Greenville, SC (PRWEB) June 30, 2014
Robert A. Moss, Ph.D., FACPN, FAACP, is a clinical psychologist and neuropsychologist who will begin seeing patients at the Washington Medical Group on July 22. Located at 1327 18th Street NW, Washington, DC 20036, the group has two other neuropsychologists, two clinical psychologists, a psychology intern, and multiple graduate students. Dr. Moss will act as the head of the clinical psychology team. Within the clinic there are medical specialists in neurology and family practice, as well as chiropractic physicians.
Over his 33 year career Dr. Moss has had extensive clinical and research experience in a variety of conditions, including depression, anxiety, and chronic pain. He has conducted psychological and neuropsychological evaluations in both clinical and forensic situations. At the Washington Medical Group, Dr. Moss will supervise a comprehensive program that provides assessment and treatment of patients’ neuropsychological and emotional problems and coordinates their care with the other practitioners in the clinic.
He is board certified in clinical psychology through the American Board of Professional Psychology and in neuropsychology through the American Board of Professional Neuropsychology. This allows him to be a Fellow in both the American Academy of Clinical Psychology and the American College of Professional Neuropsychology. He is currently licensed as a psychologist in South Carolina, Missouri, and Washington, DC.
The Center for Emotional Restructuring closed as a practice in 2011 in Greenville, SC, when Dr. Moss accepted a position as an associate professor. The website has been maintained as an educational source and location where the professional and lay books written by Dr. Moss can be found. The website will reflect the fact that Dr. Moss is providing outpatient treatment exclusively through the Washington Medical Group.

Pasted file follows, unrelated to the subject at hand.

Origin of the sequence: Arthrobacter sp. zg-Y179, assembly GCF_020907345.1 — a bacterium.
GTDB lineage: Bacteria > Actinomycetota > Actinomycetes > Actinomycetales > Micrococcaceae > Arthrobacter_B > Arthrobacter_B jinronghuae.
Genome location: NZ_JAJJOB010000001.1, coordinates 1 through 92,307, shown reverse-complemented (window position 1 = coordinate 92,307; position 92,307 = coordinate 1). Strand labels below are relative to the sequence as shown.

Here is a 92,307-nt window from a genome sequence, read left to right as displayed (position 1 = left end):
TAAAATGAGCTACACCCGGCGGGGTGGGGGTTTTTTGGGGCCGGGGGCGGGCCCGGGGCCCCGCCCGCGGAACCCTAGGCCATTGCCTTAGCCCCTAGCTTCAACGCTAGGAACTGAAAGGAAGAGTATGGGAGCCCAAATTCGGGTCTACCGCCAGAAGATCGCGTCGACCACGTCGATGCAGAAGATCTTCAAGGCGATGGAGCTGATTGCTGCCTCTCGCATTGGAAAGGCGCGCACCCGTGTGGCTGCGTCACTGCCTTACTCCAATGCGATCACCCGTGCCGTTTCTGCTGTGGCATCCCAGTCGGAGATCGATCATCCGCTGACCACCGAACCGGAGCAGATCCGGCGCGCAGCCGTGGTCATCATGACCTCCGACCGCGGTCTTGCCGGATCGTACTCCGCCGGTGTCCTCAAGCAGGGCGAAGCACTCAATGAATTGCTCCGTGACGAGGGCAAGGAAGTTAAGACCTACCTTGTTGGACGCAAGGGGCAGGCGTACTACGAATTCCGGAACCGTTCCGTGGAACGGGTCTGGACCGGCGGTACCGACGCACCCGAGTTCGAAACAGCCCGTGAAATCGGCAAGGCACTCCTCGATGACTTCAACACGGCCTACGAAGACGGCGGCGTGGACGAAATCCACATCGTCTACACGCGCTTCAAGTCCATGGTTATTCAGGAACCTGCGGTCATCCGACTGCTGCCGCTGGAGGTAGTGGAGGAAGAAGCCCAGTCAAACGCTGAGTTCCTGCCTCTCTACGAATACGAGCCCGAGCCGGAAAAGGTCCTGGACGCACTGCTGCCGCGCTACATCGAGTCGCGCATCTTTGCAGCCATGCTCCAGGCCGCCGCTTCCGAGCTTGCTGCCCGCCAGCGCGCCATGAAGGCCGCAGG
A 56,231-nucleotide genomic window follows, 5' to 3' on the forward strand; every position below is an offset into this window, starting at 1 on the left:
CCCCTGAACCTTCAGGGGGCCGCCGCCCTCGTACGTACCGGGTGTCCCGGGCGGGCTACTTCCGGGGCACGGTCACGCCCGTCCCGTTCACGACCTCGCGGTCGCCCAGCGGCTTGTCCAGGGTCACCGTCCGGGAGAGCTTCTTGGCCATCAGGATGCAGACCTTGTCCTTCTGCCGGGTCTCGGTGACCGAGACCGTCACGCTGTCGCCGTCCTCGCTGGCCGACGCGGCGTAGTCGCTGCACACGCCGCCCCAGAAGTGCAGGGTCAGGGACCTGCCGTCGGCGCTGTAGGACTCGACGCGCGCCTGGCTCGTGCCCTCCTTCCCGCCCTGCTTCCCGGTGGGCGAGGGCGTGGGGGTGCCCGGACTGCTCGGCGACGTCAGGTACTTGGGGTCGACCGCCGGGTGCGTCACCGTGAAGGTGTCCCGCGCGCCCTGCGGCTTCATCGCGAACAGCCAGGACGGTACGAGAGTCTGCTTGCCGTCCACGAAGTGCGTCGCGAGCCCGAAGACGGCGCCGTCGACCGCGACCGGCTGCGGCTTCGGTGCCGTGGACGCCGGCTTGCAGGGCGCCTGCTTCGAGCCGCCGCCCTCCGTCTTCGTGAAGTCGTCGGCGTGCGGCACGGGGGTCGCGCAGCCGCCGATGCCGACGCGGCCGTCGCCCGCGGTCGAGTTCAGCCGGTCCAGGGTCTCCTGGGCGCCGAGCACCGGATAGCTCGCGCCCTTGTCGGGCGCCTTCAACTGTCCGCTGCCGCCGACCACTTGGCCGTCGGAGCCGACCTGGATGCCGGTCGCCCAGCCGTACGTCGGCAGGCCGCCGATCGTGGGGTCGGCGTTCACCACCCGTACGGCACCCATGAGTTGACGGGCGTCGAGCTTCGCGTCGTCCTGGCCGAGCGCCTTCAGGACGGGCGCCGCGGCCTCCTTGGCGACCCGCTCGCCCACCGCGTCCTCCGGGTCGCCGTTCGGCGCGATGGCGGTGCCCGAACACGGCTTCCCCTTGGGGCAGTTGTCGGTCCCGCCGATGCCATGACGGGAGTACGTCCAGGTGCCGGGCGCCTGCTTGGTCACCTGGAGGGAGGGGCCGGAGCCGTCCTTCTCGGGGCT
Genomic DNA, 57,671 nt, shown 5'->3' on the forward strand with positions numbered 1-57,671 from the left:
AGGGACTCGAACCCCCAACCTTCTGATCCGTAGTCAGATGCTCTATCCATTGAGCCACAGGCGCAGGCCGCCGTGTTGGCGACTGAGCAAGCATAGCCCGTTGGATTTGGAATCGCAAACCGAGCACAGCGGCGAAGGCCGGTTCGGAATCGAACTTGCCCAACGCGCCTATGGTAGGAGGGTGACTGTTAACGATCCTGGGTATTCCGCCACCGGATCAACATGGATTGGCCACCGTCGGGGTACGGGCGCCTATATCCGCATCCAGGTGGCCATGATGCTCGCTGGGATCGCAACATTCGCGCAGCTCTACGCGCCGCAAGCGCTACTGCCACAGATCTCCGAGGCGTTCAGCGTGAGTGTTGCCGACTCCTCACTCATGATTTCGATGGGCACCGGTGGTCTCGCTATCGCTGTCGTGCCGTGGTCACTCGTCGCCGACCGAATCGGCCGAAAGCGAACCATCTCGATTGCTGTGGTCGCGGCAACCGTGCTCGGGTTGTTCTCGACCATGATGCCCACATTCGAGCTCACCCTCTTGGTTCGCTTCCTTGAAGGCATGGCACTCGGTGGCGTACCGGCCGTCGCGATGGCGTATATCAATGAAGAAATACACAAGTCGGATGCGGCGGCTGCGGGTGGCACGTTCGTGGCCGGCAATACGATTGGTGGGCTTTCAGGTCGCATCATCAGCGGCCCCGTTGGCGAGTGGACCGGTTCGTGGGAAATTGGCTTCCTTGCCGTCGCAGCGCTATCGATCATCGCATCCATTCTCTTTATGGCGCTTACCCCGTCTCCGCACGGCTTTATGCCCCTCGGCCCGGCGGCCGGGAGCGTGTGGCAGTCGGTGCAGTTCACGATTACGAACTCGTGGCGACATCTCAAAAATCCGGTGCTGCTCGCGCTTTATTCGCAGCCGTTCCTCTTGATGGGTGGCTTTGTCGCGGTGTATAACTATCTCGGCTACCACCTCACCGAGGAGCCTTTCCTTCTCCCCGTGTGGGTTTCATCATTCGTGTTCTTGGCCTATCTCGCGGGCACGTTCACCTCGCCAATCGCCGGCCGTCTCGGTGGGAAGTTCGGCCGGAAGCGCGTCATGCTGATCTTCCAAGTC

Previously, Dr. Moss had over 20 years in his own private practice and has been working as a neuropsychologist at Bon Secours St. Francis Hospital in Greenville, SC, the past two years. During the past two years he has authored a number of articles on a cortical column-based model of brain functioning and how this applies to psychological problems and their treatment.
The articles he has written in this area are available at ReseachGate.com and Academia.edu. References on the articles are as follows:
Moss, R.A. (2006). Of bits and logic: Cortical columns in learning and memory. Journal of Mind and Behavior, 27, 215–246.
Moss, R.A. (2007). Negative emotional memories in clinical treatment: Theoretical considerations. Journal of Psychotherapy Integration, 17, 209–224.
Moss, R. A. (2010). Clinical Biopsychology: Could A Grand Theory Actually Exist To Allow True Psychotherapy Integration? Independent Practitioner, 30, 67-71.
Moss, R.A., Hunter, B.P., Shah, D., & Havens, T.L. (2012). A theory of hemispheric specialization based on cortical columns. Journal of Mind and Behavior, 33, 141–172.
Moss, R. A., (2013). A roadmap to the cerebral cortices. The Neuropsychotherapist, 2, 114-117.
Moss, R. A. (2013). Psychotherapy and the brain: The dimensional systems model and clinical biopsychology. Journal of Mind and Behavior, 34, 63-89.
Moss, R. A. (2013). Givers and takers: Clinical biopsychological perspectives on relationship behavior patterns. International Journal of Neuropsychotherapy, 1, 31-46.
Moss, R. A. (2013). A clinical biopsychological theory of loss-related depression. International Journal of Neuropsychotherapy, 1(2), 56-65.
Moss, R. A. (2013). Gamma-band synchronization and cortical columns. The Neuropsychotherapist, 3, 126-127.
Moss, R. A. (2014). Brain-based views on psychotherapy integration: Clinical biopsychology. New Therapist, 89, 6-15.
Moss, R. A., & Mahan, M. C. (2014). Emotional restructuring: Clinical Biopsychological perspective on brain involvement. The Neuropsychotherapist, 5, 54-65.
Moss, R. A., & Martin, J. V. (2014). Debating new theory in neuroscience. AIMS Neuroscience, 1, 1-3.
Moss, R. A., & Moss, J. (2014). The role of cortical columns in explaining gamma-band synchronization and NMDA receptors in cognitive functions. AIMS Neuroscience, 1, 65-88.
Dr. Moss has authored over 50 professional articles and presented at numerous regional, national, and international conferences. He is the editor-in-chief of AIMS Neuroscience which has a theoretical emphasis and had its inaugural issue last week.